Scientists discuss lobster, quahog research findings at monthly discussion series

Scientists discuss lobster, quahog research findings at monthly discussion series

The Westerly Sun
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NARRAGANSETT — Finding a remedy for a shell disease that has reduced the lobster population, and introducing methods to improve the environment for quahogs and to better manage that fishery were two of the research projects discussed Thursday by University of Rhode Island graduates at the Bay Informed discussion series sponsored by Rhode Island Sea Grant. The monthly talks take place at URI’s Bay Campus.

Melissa Hoffman studies shell disease in Rhode Island lobsters and Conor McManus has studied quahog populations, reproduction and larval transport.

Hoffman offered some intriguing facts about the American lobster, the species caught in Rhode Island. They molt often when they’re young and less as they age. It takes seven years for a lobster to grow to legal catch size, and female lobsters hold their eggs for nine months after fertilization. And yes, lobsters can re-grow their claws.

“If a predator has one of their claws or it’s stuck in a rock, they have a stress response inside them that actually allows them to detach their claw from their body,” Hoffman said.

Lobster is culturally and economically significant to Rhode Islanders, and the decline in the catch over recent years is a major cause for concern.

Hoffman explained that overfishing is not the cause of the depletion of Rhode Island’s lobster population. Factors contributing to the decline in southern New England are rising seawater temperatures, which drive lobsters to seek colder waters in Maine and Canada, shell disease, and pollutants such as oil from oil spills and other chemicals. Warmer water is also encouraging the proliferation of fish species like scup, also known as porgy, which are believed to eat young lobsters.

But it is shell disease, known as epizootic shell disease, that is the primary focus of Hoffman’s work.

The factor or factors causing shell disease are unclear, but the bacteria produce dark lesions on lobster shells, making the lobsters undesirable for market and also preventing them from molting. Approximately 30 percent of Rhode Island lobsters have the disease and up to 70 percent of reproductive females are infected.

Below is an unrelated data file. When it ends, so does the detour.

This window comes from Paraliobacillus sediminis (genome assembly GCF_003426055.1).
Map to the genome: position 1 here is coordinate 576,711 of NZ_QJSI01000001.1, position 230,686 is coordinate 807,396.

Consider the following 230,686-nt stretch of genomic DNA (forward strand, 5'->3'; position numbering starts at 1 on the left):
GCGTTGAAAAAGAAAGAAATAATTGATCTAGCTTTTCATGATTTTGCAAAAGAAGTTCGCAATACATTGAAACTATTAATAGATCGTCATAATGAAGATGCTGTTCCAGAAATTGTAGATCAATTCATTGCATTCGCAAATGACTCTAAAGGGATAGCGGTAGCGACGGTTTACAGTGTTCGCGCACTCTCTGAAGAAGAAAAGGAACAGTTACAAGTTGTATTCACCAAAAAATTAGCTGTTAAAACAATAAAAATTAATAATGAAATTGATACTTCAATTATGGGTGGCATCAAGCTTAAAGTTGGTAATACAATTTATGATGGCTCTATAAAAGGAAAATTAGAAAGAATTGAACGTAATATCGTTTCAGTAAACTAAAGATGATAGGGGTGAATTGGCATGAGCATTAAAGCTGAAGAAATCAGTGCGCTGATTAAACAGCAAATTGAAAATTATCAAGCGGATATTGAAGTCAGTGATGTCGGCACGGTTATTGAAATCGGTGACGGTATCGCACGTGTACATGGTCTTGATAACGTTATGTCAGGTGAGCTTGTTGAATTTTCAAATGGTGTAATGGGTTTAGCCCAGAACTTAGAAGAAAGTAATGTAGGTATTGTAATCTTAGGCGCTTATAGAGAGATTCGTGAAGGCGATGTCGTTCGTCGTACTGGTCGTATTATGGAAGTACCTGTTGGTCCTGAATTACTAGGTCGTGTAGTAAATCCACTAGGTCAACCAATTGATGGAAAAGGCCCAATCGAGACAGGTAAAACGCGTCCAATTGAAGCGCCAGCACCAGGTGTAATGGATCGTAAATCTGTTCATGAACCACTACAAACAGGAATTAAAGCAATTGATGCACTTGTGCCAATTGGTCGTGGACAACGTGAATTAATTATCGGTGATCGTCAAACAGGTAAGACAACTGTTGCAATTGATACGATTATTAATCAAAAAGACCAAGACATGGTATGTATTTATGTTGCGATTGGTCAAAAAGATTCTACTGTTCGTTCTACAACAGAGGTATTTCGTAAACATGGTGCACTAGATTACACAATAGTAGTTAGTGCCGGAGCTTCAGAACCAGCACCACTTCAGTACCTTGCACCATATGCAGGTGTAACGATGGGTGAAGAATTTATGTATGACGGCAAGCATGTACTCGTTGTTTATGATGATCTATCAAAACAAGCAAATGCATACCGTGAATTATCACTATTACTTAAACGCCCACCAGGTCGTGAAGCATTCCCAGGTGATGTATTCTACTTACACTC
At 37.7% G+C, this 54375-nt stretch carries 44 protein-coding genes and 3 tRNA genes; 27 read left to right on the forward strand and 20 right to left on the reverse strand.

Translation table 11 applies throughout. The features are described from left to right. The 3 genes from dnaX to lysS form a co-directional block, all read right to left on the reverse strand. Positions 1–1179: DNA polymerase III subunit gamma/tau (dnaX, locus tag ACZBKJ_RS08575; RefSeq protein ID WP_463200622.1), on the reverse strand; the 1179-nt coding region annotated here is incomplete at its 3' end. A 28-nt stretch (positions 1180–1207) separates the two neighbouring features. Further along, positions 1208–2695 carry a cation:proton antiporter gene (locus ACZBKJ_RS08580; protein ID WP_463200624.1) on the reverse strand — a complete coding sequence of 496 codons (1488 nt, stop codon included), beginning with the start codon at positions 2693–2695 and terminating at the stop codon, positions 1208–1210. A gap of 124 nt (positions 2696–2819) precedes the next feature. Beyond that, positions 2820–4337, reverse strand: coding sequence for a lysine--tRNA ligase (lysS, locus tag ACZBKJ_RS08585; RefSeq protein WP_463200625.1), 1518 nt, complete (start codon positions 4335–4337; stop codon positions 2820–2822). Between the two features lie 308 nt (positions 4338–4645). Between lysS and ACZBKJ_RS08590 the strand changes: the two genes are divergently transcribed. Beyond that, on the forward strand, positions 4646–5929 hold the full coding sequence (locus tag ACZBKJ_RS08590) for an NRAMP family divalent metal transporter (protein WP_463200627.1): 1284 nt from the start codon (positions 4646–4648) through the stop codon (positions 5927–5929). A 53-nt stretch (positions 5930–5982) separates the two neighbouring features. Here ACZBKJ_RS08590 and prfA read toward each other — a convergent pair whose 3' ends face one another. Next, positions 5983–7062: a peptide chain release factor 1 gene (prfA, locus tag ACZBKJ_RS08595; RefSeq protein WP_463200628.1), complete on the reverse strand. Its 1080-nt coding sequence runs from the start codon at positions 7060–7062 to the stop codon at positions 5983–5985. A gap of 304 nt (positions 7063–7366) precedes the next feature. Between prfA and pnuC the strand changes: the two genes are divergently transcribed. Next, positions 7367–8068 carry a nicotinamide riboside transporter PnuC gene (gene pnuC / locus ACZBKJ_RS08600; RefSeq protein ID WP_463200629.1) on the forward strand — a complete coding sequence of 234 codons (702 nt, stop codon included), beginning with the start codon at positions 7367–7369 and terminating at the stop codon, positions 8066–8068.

“It doesn’t always directly kill the lobster but sometimes the lesions will get so bad they will get through to their tissue, so when they try to molt their shell will basically get stuck and then they’re left vulnerable,” Hoffman said.

From 1990 to 1995, before the appearance of the disease, lobster landings in Rhode Island were 6.5 million pounds, with a value of $20 million. Following the onset of the disease, landings from 2010 to 2015 were 2.5 million pounds with a value of $12 million.

Hoffman is now working with probiotics, live microorganisms that she adds to her lobster tanks for experimental purposes.

“I’m just trying to see if using probiotic treatments could have any sort of beneficial impact on the state of the disease,” she said. “This was a research question that was brought to the University of Rhode Island by lobstermen.”

McManus presented an overview of the state’s quahog fishery, which generates an average of $5.5 million a year and employs more than 600 active shell fishermen. Quahogging waters in Rhode Island are divided into designated areas, which McManus and others usually survey every two years using hydraulic dredges that scoop up the sediment and the clams living in it so the clams can be counted.

“We have a map of Narragansett Bay with areas that we call tagging areas and it helps us track where quahogs come from when they go to a dealer,” McManus said. “When a quahogger goes out and fishes for quahogs, he’ll actually label what area he was in when he or she got it. This gets reported to the dealers. It helps us to understand the spatial side of the fishery, where removals are coming from.”

The goal of the management plan is to maximize the harvest without depleting the population.

“What we’re trying to do is implement regulations that allow for a nice sweet spot between the most that can be removed while also allowing for a population that will keep re-populating itself,” McManus said.

Regulations include size and catch limits and the opening or closing of certain areas depending on the season or if pollutants are washed into the bay during a heavy rainfall.

“With quahogs, unlike a lot of other fisheries that we manage here in Rhode Island, you’ve got the complexity of water quality as well as trying to maintain the stock status,” McManus said.

Several factors affect quahog abundance: the type of sediment they’re living in, the area designation and whether there is a lot of harvest, the time of year the sampling takes place, and the availability of food — microscopic plants known as phytoplankton.

Some shell fishermen have complained that since 2005, when waste water treatment plants began removing nitrogen from effluent, the bay has become too clean, and there isn’t enough phytoplankton for the organisms that eat it.

“We’re trying to figure out how nutrient reductions for Narragansett Bay will influence the quahog population,” McManus said. “We’ve seen changes in various types of nutrients in the water, nitrogen, phosphorus and so the question is, if nutrients are what supports phytoplankton and phytoplankton’s the major food for quahogs, do we think there might be a change in either quahog abundance or growth?”

The Bay Informed discussions take place the third Thursday of every month, and public participation is welcome. More information can be found at:





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